Magic Bus co-sculptor Katy Morse met her inventor husband, Charlie Bodony, seven years ago when she was crowned Rose Hips Kween, the kinetic racers' royalty (their spelling is as whimsical as the rest of the proceedings). "I knighted him, and now we're married; it's a true kinetic romance," she said. Morse's artistic eye complemented Bodony's engineering prowess, and the Magic Bus won five awards in May at the kinetic world championship three-day race from Arcata to Ferndale, Calif.
Morse and Bodony live kinetics so completely that they have even founded a company based on their sculpture, using it as a model for an all-terrain rescue vehicle.
Although the bus has been one of the more high-tech entries, Morse is quick to point out that you don't need a degree from MIT to enter the race. "Plenty of people show up with a bicycle, some Styrofoam, duct tape and a song," she said. "This is almost more in the true spirit of kinetic sculpture ... to have these last-minute, thrown together creations that take a lot of grit and good humor to survive the course."
"Survive" is an appropriate word for navigating a course that includes a 100-foot-long, three-foot-deep mud bog, a Fort Worden beach "sand trap," and a ¼-mile water leg where more than one sculpture has found its own finish line at the bottom of Port Townsend Bay. Not to mention the town's quad-busting hills. All this in costume! An added twist for this year's theme, "Follywood," requires racers to perform a scene from a movie.
In true kinetic-improv style, race veteran John Montgomery has decided on neither the name nor film scene for his celebrated Autocanoe. His 13-year-old son, Gabriel, will pilot the sculpture in the Port Townsend race for the third year in a row. Looking like a wooden canoe on wheels, the Autocanoe is powered by one pilot on a recumbent-style bicycle and was featured last year in a British television show called "Only in America."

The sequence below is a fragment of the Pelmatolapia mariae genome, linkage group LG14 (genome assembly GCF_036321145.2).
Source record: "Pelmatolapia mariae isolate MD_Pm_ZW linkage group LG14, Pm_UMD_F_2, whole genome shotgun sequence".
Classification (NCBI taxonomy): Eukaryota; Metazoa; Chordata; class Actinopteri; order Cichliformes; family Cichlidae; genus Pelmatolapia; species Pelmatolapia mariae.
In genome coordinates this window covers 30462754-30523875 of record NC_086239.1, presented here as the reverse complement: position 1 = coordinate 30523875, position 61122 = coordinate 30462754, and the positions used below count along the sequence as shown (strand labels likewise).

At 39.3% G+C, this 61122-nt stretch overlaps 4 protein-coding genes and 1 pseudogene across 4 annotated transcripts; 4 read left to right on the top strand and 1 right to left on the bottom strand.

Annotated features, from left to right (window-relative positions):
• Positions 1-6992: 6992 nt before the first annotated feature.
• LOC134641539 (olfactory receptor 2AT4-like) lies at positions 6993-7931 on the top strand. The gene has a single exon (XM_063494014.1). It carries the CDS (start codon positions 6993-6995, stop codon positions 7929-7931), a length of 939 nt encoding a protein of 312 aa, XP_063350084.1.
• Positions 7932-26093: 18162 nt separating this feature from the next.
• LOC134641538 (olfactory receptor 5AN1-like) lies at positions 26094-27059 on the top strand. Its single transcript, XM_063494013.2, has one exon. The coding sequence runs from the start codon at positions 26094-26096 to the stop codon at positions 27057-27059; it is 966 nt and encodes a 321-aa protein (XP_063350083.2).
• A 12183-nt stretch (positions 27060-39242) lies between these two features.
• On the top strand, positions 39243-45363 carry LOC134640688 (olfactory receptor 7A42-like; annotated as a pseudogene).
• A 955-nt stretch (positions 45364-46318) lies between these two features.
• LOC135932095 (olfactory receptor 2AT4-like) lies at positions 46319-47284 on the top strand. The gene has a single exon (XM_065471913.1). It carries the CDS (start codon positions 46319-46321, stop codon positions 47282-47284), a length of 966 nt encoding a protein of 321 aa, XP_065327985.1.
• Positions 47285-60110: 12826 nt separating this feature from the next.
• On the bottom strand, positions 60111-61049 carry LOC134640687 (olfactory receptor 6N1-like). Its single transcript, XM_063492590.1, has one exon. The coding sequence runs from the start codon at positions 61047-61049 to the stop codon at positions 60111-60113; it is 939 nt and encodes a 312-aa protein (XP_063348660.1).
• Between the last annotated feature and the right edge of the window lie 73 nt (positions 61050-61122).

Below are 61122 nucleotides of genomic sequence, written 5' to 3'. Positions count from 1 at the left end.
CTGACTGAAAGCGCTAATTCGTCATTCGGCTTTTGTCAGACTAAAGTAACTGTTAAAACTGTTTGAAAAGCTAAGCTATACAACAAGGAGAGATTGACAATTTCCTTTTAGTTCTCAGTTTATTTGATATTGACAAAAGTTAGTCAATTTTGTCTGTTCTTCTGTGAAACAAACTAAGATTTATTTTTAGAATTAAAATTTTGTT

Born in California
Kinetic-sculpture racing rolled into being in 1969 in Ferndale, Calif. An artist named Hobart Brown decided his son's tricycle needed a makeover and displayed the resulting "pentacycle" in his gallery window. A neighboring shop owner was inspired to build his own kinetic sculpture and challenged Brown to a race. In the name of fun and the power of collective silliness, similar races sprang up all along the West Coast — Port Townsend's dates to 1983. Races now happen in places as far away as Poland and Australia. In response to the oft-heard, "Why?" Brown's response was, "For the glory!" It's a kind of mantra now shared by kinetic enthusiasts around the globe.
"Why do we do it? For the glory! Because it sure hasn't been for the greenbacks," laughed Morse. "It's for the smiles on people's faces as they're watching you go by. They see what's possible and think, 'Hey, maybe I could do that, too!' "
Freelance writer Kathryn True, a regular contributor to Northwest Weekend, lives on Vashon Island.
Copyright © 2006 The Seattle Times Company